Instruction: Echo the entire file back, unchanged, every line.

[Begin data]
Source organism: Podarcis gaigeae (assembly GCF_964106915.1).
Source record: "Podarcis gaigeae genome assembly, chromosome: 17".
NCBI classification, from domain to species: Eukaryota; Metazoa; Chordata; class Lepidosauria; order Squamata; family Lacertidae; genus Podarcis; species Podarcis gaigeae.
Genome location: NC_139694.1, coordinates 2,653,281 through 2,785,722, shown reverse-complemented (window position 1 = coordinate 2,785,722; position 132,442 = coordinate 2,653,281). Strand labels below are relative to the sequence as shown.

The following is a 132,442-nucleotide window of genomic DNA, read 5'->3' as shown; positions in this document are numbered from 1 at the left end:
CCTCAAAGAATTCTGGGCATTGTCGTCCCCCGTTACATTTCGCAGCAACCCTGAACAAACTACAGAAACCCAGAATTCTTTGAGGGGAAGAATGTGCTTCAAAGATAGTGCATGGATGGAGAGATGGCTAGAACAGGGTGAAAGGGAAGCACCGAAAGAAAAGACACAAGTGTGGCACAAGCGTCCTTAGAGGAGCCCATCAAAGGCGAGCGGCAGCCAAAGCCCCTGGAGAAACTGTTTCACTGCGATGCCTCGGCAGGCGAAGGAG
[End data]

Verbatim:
Source organism: Podarcis gaigeae (assembly GCF_964106915.1).
Source record: "Podarcis gaigeae genome assembly, chromosome: 17".
NCBI classification, from domain to species: Eukaryota; Metazoa; Chordata; class Lepidosauria; order Squamata; family Lacertidae; genus Podarcis; species Podarcis gaigeae.
Genome location: NC_139694.1, coordinates 2,653,281 through 2,785,722, shown reverse-complemented (window position 1 = coordinate 2,785,722; position 132,442 = coordinate 2,653,281). Strand labels below are relative to the sequence as shown.

The following is a 132,442-nucleotide window of genomic DNA, read 5'->3' as shown; positions in this document are numbered from 1 at the left end:
CCTCAAAGAATTCTGGGCATTGTCGTCCCCCGTTACATTTCGCAGCAACCCTGAACAAACTACAGAAACCCAGAATTCTTTGAGGGGAAGAATGTGCTTCAAAGATAGTGCATGGATGGAGAGATGGCTAGAACAGGGTGAAAGGGAAGCACCGAAAGAAAAGACACAAGTGTGGCACAAGCGTCCTTAGAGGAGCCCATCAAAGGCGAGCGGCAGCCAAAGCCCCTGGAGAAACTGTTTCACTGCGATGCCTCGGCAGGCGAAGGAG